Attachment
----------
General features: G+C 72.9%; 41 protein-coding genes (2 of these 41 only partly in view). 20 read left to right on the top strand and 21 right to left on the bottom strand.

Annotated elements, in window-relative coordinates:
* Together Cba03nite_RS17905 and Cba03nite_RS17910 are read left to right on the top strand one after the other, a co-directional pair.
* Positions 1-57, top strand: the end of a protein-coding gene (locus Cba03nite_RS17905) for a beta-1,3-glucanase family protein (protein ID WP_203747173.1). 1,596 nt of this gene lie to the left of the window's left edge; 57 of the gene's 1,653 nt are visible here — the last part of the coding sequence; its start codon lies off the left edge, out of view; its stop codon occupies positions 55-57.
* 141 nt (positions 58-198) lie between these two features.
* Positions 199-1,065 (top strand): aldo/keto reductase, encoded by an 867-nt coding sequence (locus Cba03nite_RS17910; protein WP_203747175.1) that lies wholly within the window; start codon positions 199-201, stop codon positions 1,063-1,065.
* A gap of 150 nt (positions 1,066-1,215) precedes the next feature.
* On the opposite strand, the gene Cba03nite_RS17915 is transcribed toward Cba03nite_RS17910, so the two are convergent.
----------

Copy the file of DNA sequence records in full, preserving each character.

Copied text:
General features: G+C 72.9%; 41 protein-coding genes (2 of these 41 only partly in view). 20 read left to right on the top strand and 21 right to left on the bottom strand.

Annotated elements, in window-relative coordinates:
* Together Cba03nite_RS17905 and Cba03nite_RS17910 are read left to right on the top strand one after the other, a co-directional pair.
* Positions 1-57, top strand: the end of a protein-coding gene (locus Cba03nite_RS17905) for a beta-1,3-glucanase family protein (protein ID WP_203747173.1). 1,596 nt of this gene lie to the left of the window's left edge; 57 of the gene's 1,653 nt are visible here — the last part of the coding sequence; its start codon lies off the left edge, out of view; its stop codon occupies positions 55-57.
* 141 nt (positions 58-198) lie between these two features.
* Positions 199-1,065 (top strand): aldo/keto reductase, encoded by an 867-nt coding sequence (locus Cba03nite_RS17910; protein WP_203747175.1) that lies wholly within the window; start codon positions 199-201, stop codon positions 1,063-1,065.
* A gap of 150 nt (positions 1,066-1,215) precedes the next feature.
* On the opposite strand, the gene Cba03nite_RS17915 is transcribed toward Cba03nite_RS17910, so the two are convergent.